If you suspect that building a pond requires more than filling a hole with water, you’d be right. To accomplish a healthy ecosystem and an aesthetically pleasing pond, you must make careful choices regarding everything you put into it.
You might set up your pond with a filtration system, recirculation system, rocks or gravel, fish and various other features to create the look you want. But for the purposes of this blog, we will focus on choosing plants for your pond. Plants act as Mother Nature’s filters, as they thrive on the excess nutrients within a pond ecosystem while also depriving algae of its food source. Plus, they add color and beauty to your pond.
The ideal pond setup will incorporate both sunlight and shade. You need some sunlight in order to allow for proper plant growth. Too much shade from nearby trees can deprive the pond ecosystem of enough oxygen, and you will probably struggle with excess debris falling into the water. However, too much sun can contribute to green pond water or algae bloom. Hence, sun and shade should be balanced so that the ecosystem can flourish.
As you choose plants for your pond, consider a mix of plants for variety and to reap various benefits. Aquatic plants typically fall into three categories:
Floating plants live on the water’s surface and provide shade, preventing algae which thrives in direct sunlight.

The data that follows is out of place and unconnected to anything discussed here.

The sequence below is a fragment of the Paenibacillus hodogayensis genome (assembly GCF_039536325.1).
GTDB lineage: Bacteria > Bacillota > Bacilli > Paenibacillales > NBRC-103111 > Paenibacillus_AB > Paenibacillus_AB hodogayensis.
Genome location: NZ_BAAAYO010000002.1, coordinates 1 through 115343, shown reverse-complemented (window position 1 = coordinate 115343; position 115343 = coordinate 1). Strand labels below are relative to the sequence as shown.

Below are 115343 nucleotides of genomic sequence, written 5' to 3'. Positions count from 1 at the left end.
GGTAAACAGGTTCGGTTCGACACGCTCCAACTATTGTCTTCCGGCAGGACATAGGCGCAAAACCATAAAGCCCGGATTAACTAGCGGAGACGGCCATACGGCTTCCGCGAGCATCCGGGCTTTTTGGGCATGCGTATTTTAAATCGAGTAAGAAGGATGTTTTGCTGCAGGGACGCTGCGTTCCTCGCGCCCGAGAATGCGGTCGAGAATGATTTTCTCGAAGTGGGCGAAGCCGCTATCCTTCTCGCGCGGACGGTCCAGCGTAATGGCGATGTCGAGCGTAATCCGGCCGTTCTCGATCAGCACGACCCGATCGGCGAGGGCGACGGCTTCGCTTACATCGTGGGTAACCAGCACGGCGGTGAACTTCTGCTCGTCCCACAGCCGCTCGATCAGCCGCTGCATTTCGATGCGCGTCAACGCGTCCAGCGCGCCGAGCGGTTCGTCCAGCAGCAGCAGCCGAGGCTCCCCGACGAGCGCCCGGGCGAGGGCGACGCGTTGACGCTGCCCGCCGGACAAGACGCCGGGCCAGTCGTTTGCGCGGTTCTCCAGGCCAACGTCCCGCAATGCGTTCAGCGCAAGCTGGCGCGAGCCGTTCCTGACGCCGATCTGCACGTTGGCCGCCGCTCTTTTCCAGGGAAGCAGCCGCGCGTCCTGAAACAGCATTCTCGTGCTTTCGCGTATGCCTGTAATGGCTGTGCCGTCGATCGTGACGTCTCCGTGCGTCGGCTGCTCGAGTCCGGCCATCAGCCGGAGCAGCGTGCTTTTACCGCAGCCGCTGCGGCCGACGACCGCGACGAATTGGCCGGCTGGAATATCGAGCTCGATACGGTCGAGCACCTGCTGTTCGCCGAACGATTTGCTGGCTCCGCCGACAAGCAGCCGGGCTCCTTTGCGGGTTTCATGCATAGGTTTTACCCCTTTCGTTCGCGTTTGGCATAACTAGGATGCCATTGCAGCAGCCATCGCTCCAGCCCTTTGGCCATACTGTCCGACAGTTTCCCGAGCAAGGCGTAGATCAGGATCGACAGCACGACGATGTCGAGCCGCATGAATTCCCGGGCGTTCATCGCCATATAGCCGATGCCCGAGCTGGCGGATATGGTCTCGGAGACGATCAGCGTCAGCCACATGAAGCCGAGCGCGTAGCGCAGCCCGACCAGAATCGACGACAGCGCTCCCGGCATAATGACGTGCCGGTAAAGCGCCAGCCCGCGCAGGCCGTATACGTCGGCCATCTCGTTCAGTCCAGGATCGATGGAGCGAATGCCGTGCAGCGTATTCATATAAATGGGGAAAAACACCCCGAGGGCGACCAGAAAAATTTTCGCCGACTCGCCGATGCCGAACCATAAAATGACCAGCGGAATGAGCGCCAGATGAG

Marginal water plants grow around the edges of ponds in shallow water. They absorb the impurities that would otherwise feed algae, and filter the water to keep it healthier.
Submerged oxygenating plants help to keep the pond clean by feeding on debris and fish waste. They also add oxygen to your pond and provide habitat for koi and fish.
Water lilies are a popular choice due to their beautiful, exotic blooms that appear from spring to fall. Tubers can be planted beneath the water, and will send up stems with rounded leaves and gorgeous blooms that float on the surface of your pond.
For beginners, it is often easier to pot water lilies and then place them 12 to 18 inches deep in the water. If you choose a tropical variety, remember that they need a water temperature above 70 degrees and should be removed from the pond in winter if you can’t maintain that requirement.
Finally, be careful about over-fertilizing your aquatic plants. Doing so often feeds the obnoxious algae that you don’t want in your pond.
If you’re considering a pond addition to your landscape, give us a call so that we can discuss the appropriate number and type of shade plants to use around it. We can also recommend the right mix of aquatic plants to keep your pond ecosystem in perfect balance.